“We really don’t know where our water is going,” said Jeffrey Mount, a water expert at the Public Policy Institute of California. “Where it really breaks down for us now is in this ever-tightening water world where we’re having to deal with less. Major chunks of it, we don’t know where it goes and who’s using how much.”

Buffalo Kills Hunter Moments After Being Shot

In a savage moment caught on video, a buffalo brutally avenges itself as it charges and gores the hunter who shot it. The violence caught on tape and shared by The Sun has left the internet shocked. It shows the injured animal charging at the hunter who just shot it.

On October 7, 64-year-old Mario Alberto Canales Najjar, the president of Mexico’s Hunting Federation, saw the animal while hunting in Costa Uruguay Sur, Argentina. The animal was hit with a strong .458 Winchester Magnum. However, the hunting group still didn’t see it drop dead. The enraged buffalo charged toward Najjar in a bloody attack. The guide who was with him at the time opened fire but unfortunately could not save him from the charging beast.

The buffalo only succumbed to his injuries after being shot five times. The hunting group loaded their injured friend into a car and drove him to the hospital nearest them. Unfortunately, the hunter died before he could be admitted to the hospital.

Mario Alberto Canales Najjar was well respected in the hunting community. Leaving behind a wife and two children, he was cremated on October 10 in Gualeguaychu, Argentina. His ashes will be transported to Mexico City. A lawyer by profession and an avid hunter, he strongly believed that legal hunting was key to conservation efforts. In a statement, The Mexican Hunting Federation said that it will honor Najjaras as a “conservationist and tireless fighter for the rights of hunters.”

The allure of hunting water buffalo

Water buffalo is a challenging animal to hunt. When it comes to water buffalo hunting, Argentina is one of the best places in the world. There are three different species of these magnificent animals that can be found living in forests and marshes. This is due to the fact that there is a great deal of land available for them to roam.

Years ago, water buffalo were introduced to Corrientes Argentina and now they live in the Paraná River Delta area. They weren’t good as livestock so people left them or they escaped. Now there are a lot of these wild animals in the province, but they stay in certain areas near water even though there are no fences stopping them from roaming.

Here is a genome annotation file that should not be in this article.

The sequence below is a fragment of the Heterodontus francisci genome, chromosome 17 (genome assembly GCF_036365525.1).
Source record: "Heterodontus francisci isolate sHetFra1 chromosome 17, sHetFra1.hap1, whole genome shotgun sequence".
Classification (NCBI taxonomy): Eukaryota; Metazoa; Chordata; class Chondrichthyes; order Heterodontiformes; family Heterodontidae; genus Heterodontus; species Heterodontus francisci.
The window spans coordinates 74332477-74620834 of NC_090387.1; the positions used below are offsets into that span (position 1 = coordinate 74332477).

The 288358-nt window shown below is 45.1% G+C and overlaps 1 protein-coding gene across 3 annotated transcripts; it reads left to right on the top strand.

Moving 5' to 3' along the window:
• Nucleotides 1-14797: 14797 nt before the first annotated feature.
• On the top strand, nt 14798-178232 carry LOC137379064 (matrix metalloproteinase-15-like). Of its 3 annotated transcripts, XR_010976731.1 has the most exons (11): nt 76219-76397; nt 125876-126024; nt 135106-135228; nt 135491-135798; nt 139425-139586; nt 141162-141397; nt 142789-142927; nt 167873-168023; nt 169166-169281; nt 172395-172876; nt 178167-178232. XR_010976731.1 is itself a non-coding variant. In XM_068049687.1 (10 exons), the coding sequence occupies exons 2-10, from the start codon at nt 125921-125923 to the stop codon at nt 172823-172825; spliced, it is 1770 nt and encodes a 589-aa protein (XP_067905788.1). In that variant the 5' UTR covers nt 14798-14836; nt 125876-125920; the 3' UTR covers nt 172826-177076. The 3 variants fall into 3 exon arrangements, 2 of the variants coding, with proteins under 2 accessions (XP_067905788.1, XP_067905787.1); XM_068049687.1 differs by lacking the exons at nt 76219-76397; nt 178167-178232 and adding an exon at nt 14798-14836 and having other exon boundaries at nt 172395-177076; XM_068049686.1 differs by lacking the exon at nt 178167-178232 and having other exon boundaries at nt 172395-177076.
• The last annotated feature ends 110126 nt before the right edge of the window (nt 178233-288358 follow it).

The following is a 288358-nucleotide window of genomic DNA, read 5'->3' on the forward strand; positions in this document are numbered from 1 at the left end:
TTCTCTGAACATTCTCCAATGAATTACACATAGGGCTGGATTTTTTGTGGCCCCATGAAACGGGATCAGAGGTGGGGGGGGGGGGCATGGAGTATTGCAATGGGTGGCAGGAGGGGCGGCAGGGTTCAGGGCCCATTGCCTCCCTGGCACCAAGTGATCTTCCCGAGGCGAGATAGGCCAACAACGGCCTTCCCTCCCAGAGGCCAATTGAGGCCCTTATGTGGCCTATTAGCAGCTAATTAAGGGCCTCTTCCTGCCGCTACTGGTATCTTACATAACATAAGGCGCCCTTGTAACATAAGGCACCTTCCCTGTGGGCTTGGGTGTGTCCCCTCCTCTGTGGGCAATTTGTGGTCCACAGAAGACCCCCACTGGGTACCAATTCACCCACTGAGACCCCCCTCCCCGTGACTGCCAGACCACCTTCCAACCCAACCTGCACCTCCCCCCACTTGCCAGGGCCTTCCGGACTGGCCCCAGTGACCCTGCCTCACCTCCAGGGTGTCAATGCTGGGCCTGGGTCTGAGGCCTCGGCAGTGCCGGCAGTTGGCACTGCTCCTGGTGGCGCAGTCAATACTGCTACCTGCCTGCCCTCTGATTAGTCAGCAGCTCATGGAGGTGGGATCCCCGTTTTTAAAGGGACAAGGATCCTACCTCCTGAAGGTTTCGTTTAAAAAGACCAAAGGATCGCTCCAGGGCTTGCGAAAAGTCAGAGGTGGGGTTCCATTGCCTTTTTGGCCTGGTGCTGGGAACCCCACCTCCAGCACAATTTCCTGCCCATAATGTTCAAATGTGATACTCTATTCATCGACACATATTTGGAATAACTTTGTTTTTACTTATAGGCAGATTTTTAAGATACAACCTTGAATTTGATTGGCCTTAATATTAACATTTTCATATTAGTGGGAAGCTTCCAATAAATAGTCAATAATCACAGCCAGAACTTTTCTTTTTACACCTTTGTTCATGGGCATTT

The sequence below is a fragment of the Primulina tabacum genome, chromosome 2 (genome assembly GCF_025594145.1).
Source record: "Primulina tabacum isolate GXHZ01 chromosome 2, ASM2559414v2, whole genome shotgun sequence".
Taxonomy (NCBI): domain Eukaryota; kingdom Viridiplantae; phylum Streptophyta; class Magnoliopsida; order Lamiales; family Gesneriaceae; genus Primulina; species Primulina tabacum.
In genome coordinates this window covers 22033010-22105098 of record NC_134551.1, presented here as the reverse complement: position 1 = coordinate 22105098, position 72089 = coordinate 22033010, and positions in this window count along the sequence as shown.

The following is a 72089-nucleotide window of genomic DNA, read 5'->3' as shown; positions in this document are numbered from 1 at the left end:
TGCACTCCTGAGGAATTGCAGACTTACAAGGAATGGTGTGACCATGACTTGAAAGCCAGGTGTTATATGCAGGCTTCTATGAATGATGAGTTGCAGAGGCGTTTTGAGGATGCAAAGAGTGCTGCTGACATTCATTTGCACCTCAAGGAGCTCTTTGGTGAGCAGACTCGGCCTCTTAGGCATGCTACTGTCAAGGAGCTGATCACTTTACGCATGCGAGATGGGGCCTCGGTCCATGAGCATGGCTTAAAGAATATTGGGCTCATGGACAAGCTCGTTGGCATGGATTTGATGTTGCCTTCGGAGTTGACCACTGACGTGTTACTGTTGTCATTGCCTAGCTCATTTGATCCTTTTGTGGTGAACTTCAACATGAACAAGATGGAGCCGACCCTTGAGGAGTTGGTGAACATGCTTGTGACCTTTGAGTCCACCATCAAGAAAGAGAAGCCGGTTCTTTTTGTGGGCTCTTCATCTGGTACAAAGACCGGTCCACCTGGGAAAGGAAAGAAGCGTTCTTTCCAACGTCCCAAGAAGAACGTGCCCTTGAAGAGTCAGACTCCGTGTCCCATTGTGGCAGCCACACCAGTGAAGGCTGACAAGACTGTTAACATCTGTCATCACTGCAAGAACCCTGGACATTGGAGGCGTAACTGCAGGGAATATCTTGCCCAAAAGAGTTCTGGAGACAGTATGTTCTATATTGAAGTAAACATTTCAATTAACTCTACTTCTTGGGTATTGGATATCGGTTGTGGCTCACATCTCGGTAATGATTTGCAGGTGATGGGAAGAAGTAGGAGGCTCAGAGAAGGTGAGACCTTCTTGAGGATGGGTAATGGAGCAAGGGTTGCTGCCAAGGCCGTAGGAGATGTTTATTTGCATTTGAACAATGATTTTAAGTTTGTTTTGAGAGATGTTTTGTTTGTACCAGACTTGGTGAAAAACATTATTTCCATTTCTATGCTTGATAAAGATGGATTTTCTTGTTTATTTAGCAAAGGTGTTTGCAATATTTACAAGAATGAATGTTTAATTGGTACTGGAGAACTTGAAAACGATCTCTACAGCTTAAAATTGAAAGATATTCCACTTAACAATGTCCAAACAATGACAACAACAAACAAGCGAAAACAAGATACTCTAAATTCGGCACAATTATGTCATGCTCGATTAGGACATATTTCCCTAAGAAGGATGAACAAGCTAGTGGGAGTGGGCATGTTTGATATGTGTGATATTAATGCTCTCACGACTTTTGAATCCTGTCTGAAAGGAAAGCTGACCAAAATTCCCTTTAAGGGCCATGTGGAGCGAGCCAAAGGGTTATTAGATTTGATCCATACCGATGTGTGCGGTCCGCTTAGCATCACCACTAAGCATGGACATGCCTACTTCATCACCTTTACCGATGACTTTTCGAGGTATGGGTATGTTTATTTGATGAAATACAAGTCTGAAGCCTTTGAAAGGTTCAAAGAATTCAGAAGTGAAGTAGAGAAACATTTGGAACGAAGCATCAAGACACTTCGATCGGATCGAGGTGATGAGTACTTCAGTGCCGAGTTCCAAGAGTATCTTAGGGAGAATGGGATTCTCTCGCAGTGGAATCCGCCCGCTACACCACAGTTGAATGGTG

The average size of these bulls is 2,100lbs. They are as dangerous as the African Cape Buffalo. River buffalo like deep water while swamp buffalo prefer to wallow in mud holes which they make themselves using their horns. When they wallow, they get coated in a thick layer of mud.

Both are well adapted to a hot climate with temperatures ranging from 0 °C (32 °F) in the winter to 30 °C (86 °F) and greater in the summer. Water availability is important for these breeds since they require wallows, rivers, or splashing water to assist in thermoregulation. Some breeds are even able to tolerate saline seaside shores and sandy terrain.

Feds Arrest 5 Members of “Militia” Run by House Candidate

Federal authorities have arrested and charged five members of a militia allegedly run by a former candidate for Congress for their alleged actions on Jan. 6.

A criminal complaint only names one of the five individuals, Brian Preller, who, according to court records, was arrested in Vermont in connection with the case. Four of the individuals face a felony count of civil disorder, while one faces two misdemeanors.

The other men are John Edward Crowley, Jonathan Alan Rockholt, Tyler Quintin Bensch, and Benjamin Cole, a federal official told NBC News. Crowley, Rockholt, and Bensch were set to appear in federal court in the Middle District of Florida on Wednesday, while Cole is set to appear in the Western District of Kentucky.

The individuals all refer to themselves as members of the “B Squad” and were associated with the Three Percent movement, authorities said in the criminal complaint. They wore “Guardians of Freedom” logos on Jan. 6.

The name “B Squad” and references to “plan B,” the FBI affidavit suggests, referred to “an alternate plan to be in place if they do not get the desired electoral outcome (i.e., the former president remaining in power).”

The leader of the group is referred to as “B Leader” in court filings, but he is not charged.

Although the Justice Department did not name “B Leader,” it included several screenshots from a video of him in the complaint. NBC News was able to identify “B Leader” as Jeremy Liggett, a Florida man who ran in a Republican primary for the U.S. House earlier this year, based off of social media posts, including a copy of the video DOJ used, which was posted by Liggett on social media.